10 Children’s Sun Safety Tips From an Expert That Every Parent Needs to Know This Summer
Before you jet off on a family sunshine holiday, make sure you’re familiar with these vital sun protection tips from a dermatologist
8 July 2019
All Credits: PA
Whatever the weather, many families are looking forward to jetting off abroad to catch some rays. And good sun protection is a vital part of enjoying the sunshine, particularly for children.
Yet new research from the pre-school channel Disney Junior UK has revealed nearly half of parents (49%) are unsure how often to apply sunscreen to their children, and 46% don’t apply enough.
So the British Association of Dermatologists (BAD), has teamed up with Disney Junior UK to help protect children from the sun. Disney Junior UK is giving away 10,000 packs of sun stickers, featuring characters from its child vampire show Vampirina, to parents in selected supermarkets and airports throughout the summer. The stickers can be put on children’s skin, and change colour when it’s time to reapply sunscreen.
In addition, dermatologist Dr Sweta Rai from BAD appears on Disney Junior UK’s Parenting Hacks podcast, offering parents advice on sun safety.
Dr Rai stresses: “Children’s skin can burn easily, and this will predispose them to developing skin cancer later. One single episode of sunburn under the age of 20 can increase the risk of skin cancer in later life so it’s really important to get kids into good habits from a young age.”
She offers these sun safety tips:
1. Avoid the midday sun
The sun is strongest and its UV rays the most intense between 11am and 3pm, so the best way to protect children’s skin then is to avoid direct sunlight and seek shade.
3. Sunscreen expires
Like any skin creams, sunscreens do expire. Their efficacy lasts a certain time so check the expiry date when you find it in the back of the cupboard.
4. Use sunscreen on all exposed skin
If avoiding direct sun isn’t possible, cover all exposed areas of your child’s skin with sunscreen containing SPF 30 or above, which also has high UVA protection.
“It’s important to cover all exposed areas, particularly the face, trunk and arms, and for those with sparse or no hair the scalp is important,” says Rai. “And don’t forget the back, ears and back of the neck. People often get burned on their backs as it’s an area where sunscreen application is quite difficult.”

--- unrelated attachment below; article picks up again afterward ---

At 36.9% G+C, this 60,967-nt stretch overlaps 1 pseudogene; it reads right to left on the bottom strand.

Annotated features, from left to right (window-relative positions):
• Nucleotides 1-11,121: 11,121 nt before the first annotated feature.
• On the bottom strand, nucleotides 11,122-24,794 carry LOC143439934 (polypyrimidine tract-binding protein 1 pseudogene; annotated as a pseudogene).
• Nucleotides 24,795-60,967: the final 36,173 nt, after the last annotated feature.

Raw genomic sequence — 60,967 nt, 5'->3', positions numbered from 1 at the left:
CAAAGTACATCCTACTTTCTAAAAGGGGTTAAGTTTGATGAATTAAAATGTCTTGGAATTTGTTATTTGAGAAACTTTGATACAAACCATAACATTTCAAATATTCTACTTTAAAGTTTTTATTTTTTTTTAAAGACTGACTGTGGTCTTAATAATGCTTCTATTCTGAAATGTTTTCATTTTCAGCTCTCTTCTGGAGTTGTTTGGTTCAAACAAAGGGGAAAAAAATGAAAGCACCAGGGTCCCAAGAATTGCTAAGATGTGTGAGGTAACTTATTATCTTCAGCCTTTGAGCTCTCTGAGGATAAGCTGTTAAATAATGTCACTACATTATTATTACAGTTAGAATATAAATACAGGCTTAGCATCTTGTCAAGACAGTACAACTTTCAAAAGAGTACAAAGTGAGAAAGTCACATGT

5. Check easily missed areas
With squirmy children, it’s easy to miss patches when applying sunscreen. Don’t forget to check easy-to-miss areas such as the ears, tops of feet and hands, scalp and back of neck.
Rai says: “In clinical practice, I most commonly see sun damage on the scalp, eyes, ears, behind the ears and the backs of necks. These are all common sites for skin cancer. It’s important not to forget lips either, and there are UV protective and water-resistant lip balms available. Although you can use sunscreen on lips, lip balms can be more practical.”
7. Make it fun
To make sunscreen application more fun for young children, try drawing a picture or writing a word as you squeeze the sunscreen onto their skin, maybe one letter on each limb, torso etc. Then ask them to guess what the picture or word is, and tell them they can help rub it out (i.e. spread it onto their skin).
Alternatively, do a ‘join the dots’ with the sunscreen, letting them spread the cream from one dot to the next.
“Applying sunscreen should be built into family routines when kids are growing up, to help create habits that last a lifetime,” says Rai.
The Disney research found 57% of parents don’t apply sunscreen to their children when it’s cloudy, but children can burn in the shade.
Rai warns: “Even if you’re sitting in the shade, depending on the thickness of cover, UV light can still penetrate through and it’s possible to burn. UV rays can also reflect off other surfaces and cause sun damage. Children’s skin is thinner with less weathering than that of an adult, so is more likely to get sunburned in the shade.”
9. Lead by example
Children learn by example, so make sure they see you putting on sunscreen, say how nice it feels on your skin, and explain why you’re putting it on.
Burning and tanning are both harmful to the skin.
Rai explains: “I see a lot of skin cancers as a result of chronic low-grade sun exposure which can come from sun tanning. Even if you’re not being burned, suntan is a sign of skin damage, which can lead to skin cancer, so it’s important to protect yourself properly.”